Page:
Real parties, the SEC and the SROs argue Standard 10 conflicts with NASD Rules for arbitrator disqualification. We agree. Despite the laudable goals of the Legislature in promulgating the California Standards to protect consumers and maintain judicial scrutiny of securities arbitrations, the disqualification rules of Standard 10 present a clear physical conflict with the NASD rules. Specifically, the issue of who, the Director of Arbitration (under the NASD Rules) or the parties (under the California Standards), makes the ultimate decision to disqualify an arbitrator presents a conflict.
Preliminarily, however, we note some similarities exist between the state and NASD arbitrator disqualification rules. As the Attorney General points out: (1) the parties play some role in the disqualification of arbitrators under NASD rules 10308-10313 10 and may also initiate the disqualification process under Standard 10; and (2) disqualification is not automatic under either set of rules. Nonetheless, the fact remains each set of rules has a different decision maker determining when an arbitrator should be disqualified. Under Standard 10, an arbitrator is disqualified when a party files notice with the court, and assuming the arbitrator fails to disqualify him or herself upon learning of the challenge, the superior court judge will make the ultimate decision on disqualification under the California Rules.11
In contrast, under the NASD rules, the Director of Arbitration has the final say on any challenge for cause or any determination that a conflict of interest warranting disqualification exists. There is no reconciling the conflict between the California Standards and the NASD Rules; it is simply impossible to comply with both of them. Moreover, there is no support for the assumption implicit in the Attorney General's argument that these two vastly different decision makers would reach the same conclusion regarding whether disqualification is warranted in any given case. Reasonable people differ. Because Standard 10 effectively eliminates the role of the Director of Arbitration, we find that it conflicts with NASD rules 10309-10313, and accordingly is preempted. This conflict is direct and insurmountable, and is sufficient, standing alone, to support a finding the California Standards are preempted by the NASD rules.
b. Disclosure Rules of Standard 7 And NASD Rule 10312(a).
In any event, the California Standards relating to disclosure of conflicts of interest also appear to stand as an obstacle to the NASD rules. In addition to their preemption arguments concerning California Standard 10, Real Parties, the SEC and the SROs argue Standard 7 physically conflicts and stands as an obstacle to NASD Rule 10312(a). They are correct, in part.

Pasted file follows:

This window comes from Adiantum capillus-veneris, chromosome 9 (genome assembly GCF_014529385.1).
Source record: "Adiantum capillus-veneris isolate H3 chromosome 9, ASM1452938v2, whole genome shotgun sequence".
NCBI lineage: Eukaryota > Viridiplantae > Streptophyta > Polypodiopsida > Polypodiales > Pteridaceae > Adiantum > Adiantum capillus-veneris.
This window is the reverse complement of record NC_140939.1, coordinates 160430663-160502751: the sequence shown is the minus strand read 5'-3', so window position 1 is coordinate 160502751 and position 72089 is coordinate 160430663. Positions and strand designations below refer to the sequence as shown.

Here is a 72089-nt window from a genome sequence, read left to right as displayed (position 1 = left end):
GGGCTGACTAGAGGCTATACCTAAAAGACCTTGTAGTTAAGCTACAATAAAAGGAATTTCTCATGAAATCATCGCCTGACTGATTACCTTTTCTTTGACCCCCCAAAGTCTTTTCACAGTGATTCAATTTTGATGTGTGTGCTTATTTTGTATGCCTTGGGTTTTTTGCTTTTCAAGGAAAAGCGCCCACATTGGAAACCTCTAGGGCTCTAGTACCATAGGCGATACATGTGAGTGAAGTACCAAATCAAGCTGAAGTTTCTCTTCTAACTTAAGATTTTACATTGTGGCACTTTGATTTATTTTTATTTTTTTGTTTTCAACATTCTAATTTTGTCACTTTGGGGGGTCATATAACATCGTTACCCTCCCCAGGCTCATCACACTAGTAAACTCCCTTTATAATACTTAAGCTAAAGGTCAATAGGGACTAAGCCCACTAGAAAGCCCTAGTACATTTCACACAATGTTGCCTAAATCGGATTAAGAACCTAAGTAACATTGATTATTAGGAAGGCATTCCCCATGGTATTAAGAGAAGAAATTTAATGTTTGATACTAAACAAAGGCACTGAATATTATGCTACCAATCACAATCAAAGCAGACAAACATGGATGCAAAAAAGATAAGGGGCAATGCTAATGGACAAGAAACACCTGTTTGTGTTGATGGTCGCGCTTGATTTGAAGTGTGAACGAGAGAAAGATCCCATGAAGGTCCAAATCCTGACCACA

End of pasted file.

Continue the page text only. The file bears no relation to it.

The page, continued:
In his amicus brief, the Attorney General argues that there is no material difference between the disclosure requirements of the Standard 7 and NASD rule 10312(a). We agree.
Standard 7(d) requires disclosure of “[A]ll matters that could cause a person aware of the facts to reasonably entertain a doubt that the proposed arbitrator would be able to be impartial.” Sub-Sections (1)-(14) of Standard 7(d) contain a non-exclusive enumeration of “matters” which an arbitrator is required to disclose.12 For its part, NASD Rule 10312(a)(2) requires disclosure of “[a]ny existing or past financial, business, professional, family, social, or other relationships or circumstances that are likely to affect impartiality or might reasonably create an appearance of ․ bias.”
Arguably parties in NASD arbitrations have the ability to request the same information as enumerated by Standard 7(d) pursuant to NASD Rule 10308(b)(6).13 Thus, if a party is dissatisfied with the initial disclosure by a NASD arbitrator, the party may seek supplemental information. This is a regular practice among some lawyers. (Perino, Report To The Securities And Exchange Commission Regarding Arbitrator Conflict Disclosure Requirements In NASD And NYSE Securities Arbitrations [hereinafter “Perino Report”] (2002) at p. 40.) At bottom, both sets of rules are consistent iterations of the principle that arbitrators must disclose “any dealings that might create an impression of bias.” (Commonwealth Coatings Corp. v. Continental Casualty Co., supra, 393 U.S. at p. 149, 89 S.Ct. 337.)